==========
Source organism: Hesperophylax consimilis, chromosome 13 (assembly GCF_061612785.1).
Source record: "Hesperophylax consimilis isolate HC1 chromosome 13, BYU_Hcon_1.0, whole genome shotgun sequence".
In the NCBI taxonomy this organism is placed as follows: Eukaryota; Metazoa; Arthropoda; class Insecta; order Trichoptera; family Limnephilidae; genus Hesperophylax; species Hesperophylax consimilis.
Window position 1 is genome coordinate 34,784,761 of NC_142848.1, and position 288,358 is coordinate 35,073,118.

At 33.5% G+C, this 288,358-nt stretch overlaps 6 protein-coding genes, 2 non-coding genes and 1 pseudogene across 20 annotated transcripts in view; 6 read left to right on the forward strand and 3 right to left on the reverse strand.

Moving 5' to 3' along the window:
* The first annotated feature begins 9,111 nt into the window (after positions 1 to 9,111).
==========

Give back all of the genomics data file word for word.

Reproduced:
Source organism: Hesperophylax consimilis, chromosome 13 (assembly GCF_061612785.1).
Source record: "Hesperophylax consimilis isolate HC1 chromosome 13, BYU_Hcon_1.0, whole genome shotgun sequence".
In the NCBI taxonomy this organism is placed as follows: Eukaryota; Metazoa; Arthropoda; class Insecta; order Trichoptera; family Limnephilidae; genus Hesperophylax; species Hesperophylax consimilis.
Window position 1 is genome coordinate 34,784,761 of NC_142848.1, and position 288,358 is coordinate 35,073,118.

At 33.5% G+C, this 288,358-nt stretch overlaps 6 protein-coding genes, 2 non-coding genes and 1 pseudogene across 20 annotated transcripts in view; 6 read left to right on the forward strand and 3 right to left on the reverse strand.

Moving 5' to 3' along the window:
* The first annotated feature begins 9,111 nt into the window (after positions 1 to 9,111).